Schwab bulks up for fee war with $26bn TD Ameritrade deal
Price war in brokerage industry forcing companies to consolidate
Schwab said it would cut staff as part of the new deal and re-evaluate its property portfolio, moves that it expected would save the combined group as much as $2bn. Photograph: iStock
Charles Schwab has agreed to buy its rival online brokerage TD Ameritrade for $26 billion (€23.6 billion), as a savage price war forces the industry to consolidate.
The all-stock deal is likely to transform the brokerage industry, heaping new pressure on large wealth managers, including Bank of America, Morgan Stanley and UBS that have watched as their online rivals have gained market share.
The takeover comes at a critical moment for Schwab and TD Ameritrade, which have been caught up in a blistering price war that saw both cut trading commissions to zero. The cuts have wiped billions of dollars from the pair’s market valuations.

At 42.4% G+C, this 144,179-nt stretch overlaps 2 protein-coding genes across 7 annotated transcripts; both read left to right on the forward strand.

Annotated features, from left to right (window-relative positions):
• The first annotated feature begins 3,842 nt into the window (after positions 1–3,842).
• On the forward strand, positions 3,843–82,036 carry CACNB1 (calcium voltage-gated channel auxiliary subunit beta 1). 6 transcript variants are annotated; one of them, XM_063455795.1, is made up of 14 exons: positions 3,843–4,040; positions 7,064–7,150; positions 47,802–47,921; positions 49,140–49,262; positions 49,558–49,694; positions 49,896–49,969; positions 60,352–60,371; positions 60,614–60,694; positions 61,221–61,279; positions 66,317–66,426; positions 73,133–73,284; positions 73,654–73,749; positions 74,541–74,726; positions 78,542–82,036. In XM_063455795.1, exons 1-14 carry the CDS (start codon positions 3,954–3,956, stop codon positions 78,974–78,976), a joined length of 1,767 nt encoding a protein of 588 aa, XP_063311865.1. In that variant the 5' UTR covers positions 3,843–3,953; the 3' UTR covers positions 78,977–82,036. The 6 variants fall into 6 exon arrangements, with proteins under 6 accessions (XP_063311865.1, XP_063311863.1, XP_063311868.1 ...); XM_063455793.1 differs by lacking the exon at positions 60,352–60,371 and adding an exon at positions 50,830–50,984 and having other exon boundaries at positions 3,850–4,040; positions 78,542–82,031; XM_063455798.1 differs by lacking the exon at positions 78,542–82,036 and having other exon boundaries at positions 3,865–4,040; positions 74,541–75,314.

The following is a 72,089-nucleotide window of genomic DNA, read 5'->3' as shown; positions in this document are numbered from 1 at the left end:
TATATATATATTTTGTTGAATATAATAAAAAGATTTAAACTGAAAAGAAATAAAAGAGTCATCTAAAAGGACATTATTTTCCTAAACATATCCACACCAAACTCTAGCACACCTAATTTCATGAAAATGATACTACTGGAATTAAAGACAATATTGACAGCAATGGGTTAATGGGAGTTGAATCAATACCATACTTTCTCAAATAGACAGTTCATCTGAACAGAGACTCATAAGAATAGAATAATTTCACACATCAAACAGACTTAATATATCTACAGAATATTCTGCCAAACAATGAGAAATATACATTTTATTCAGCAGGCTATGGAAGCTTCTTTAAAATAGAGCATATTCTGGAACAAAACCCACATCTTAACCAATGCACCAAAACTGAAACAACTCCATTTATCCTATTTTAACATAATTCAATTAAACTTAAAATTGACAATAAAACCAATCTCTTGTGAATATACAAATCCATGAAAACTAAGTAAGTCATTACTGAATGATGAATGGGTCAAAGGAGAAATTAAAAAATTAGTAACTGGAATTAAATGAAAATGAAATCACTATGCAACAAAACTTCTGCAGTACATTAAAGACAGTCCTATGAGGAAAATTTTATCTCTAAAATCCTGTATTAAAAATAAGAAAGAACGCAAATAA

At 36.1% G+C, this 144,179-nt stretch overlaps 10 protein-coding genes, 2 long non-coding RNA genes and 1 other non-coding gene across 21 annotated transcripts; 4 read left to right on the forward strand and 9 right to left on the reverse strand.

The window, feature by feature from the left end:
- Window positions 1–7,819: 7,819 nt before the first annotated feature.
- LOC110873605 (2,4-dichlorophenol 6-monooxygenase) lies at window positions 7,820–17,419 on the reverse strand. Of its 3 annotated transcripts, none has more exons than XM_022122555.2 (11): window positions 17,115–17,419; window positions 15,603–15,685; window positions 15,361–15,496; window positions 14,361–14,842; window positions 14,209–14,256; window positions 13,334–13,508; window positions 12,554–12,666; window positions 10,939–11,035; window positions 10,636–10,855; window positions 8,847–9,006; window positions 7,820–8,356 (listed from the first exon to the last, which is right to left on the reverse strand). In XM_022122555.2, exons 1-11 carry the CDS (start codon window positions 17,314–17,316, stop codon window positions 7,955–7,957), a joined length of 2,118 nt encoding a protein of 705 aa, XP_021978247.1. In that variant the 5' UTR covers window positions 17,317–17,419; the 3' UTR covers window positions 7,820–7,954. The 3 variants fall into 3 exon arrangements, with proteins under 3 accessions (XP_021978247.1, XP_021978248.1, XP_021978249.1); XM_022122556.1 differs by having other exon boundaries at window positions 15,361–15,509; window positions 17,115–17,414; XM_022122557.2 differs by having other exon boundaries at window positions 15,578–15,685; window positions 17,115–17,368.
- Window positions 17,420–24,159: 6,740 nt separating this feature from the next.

Under the terms of the agreement, shareholders in TD Ameritrade, which traces its roots to 1975 when US securities regulators banned fixed brokerage commissions, will receive 1.0837 of Schwab shares for each TD Ameritrade share they own, the companies said in a statement on Monday.
Walt Bettinger, Schwab president and chief executive, said: “With this transaction, we will capitalise on the unique opportunity to build a firm with the soul of a challenger and the resources of a large financial services institution that will be uniquely positioned to serve the investment, trading and wealth management needs of investors across every phase of their financial journeys.”
The combined company will have around 24 million client accounts globally with more than $5 trillion in client assets. It will have annual revenue of $17 billion and pre-tax profits of $8 billion.
TD Bank, which holds a 43 per cent stake in Ameritrade, will own 13 per cent of Schwab after the deal is completed. The Canadian bank agreed to have its voting interest in Schwab capped at 9.9 per cent, with the remainder of its stake held in new, non-voting shares.
Schwab said it would cut staff as part of the deal and re-evaluate its property portfolio, moves that it expected would save the combined group as much as $2 billion. The takeover is expected to be finalised next year, after a stockholder vote.
However, analysts cautioned that the tie-up may face scrutiny from regulators.
“We think this deal may face somewhat significant antitrust hurdles, depending on how the competitive market is viewed by relevant authorities,” said Kyle Voigt, an analyst at KWB. – Copyright The Financial Times Limited 2019